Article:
Bruce Schneier has a great article at Wired News on the new RFID enabled passports that the US Government is introducing. It chronicles the security problems and the (half way) solutions offered by the US State Department. It is very interesting reading, both for those interested in the actual project and those interested in problems that can arise in projects with privacy issues that require a high level of technical expertise:
Wired News: Fatal Flaw Weakens RFID Passports
"...The State Department has done a great job addressing specific security and privacy concerns, but its lack of technical skills is hurting it. The collision-avoidance ID is just one example of where, apparently, the State Department didn't have enough of the expertise it needed to do this right.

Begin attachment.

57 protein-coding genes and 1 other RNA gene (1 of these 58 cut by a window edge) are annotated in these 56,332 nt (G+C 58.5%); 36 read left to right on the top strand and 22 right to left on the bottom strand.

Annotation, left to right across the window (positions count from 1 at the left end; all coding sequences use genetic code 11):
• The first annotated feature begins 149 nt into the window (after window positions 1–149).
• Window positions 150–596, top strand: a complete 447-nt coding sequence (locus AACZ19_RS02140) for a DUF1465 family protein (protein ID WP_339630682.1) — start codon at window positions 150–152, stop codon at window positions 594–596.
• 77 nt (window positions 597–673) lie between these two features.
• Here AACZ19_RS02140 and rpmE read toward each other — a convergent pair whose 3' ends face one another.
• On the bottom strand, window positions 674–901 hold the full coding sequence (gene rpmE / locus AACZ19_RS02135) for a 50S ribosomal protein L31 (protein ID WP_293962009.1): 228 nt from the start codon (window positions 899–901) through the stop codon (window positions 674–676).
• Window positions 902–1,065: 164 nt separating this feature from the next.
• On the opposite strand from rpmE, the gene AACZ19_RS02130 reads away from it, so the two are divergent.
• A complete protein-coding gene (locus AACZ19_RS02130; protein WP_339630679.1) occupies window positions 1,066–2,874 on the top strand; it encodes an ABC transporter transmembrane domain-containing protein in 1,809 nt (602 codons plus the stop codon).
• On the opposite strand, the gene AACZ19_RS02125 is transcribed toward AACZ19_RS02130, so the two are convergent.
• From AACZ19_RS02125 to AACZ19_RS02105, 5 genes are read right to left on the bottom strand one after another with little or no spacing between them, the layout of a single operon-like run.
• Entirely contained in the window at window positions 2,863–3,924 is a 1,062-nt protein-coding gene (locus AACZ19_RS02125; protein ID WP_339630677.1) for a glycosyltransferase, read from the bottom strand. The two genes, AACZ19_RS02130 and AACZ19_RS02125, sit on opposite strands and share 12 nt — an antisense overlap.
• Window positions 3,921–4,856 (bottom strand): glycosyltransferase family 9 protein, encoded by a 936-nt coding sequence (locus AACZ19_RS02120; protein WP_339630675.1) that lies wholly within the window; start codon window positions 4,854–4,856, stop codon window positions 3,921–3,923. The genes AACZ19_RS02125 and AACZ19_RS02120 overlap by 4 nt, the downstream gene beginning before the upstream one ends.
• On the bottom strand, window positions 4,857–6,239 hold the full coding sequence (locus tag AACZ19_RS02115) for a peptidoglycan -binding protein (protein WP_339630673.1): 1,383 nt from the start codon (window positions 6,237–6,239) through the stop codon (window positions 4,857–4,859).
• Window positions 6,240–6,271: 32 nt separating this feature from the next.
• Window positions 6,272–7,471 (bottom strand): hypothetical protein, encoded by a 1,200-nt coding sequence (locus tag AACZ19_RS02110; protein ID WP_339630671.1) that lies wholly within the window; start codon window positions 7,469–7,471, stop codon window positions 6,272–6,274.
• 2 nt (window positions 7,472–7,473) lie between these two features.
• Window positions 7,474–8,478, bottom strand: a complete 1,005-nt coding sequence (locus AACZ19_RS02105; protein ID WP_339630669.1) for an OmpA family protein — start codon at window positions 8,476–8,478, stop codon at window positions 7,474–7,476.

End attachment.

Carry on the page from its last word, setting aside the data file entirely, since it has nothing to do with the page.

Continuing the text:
Of course it can fix the problem, but the real issue is how many other problems like this are lurking in the details of its design? We don't know, and I doubt the State Department knows either. The only way to vet its design, and to convince us that RFID is necessary, would be to open it up to public scrutiny.
The State Department's plan to issue RFID passports by October 2006 is both precipitous and risky. It made a mistake designing this behind closed doors. There needs to be some pretty serious quality assurance and testing before deploying this system, and this includes careful security evaluations by independent security experts. Right now the State Department has no intention of doing that; it's already committed to a scheme before knowing if it even works or if it protects privacy."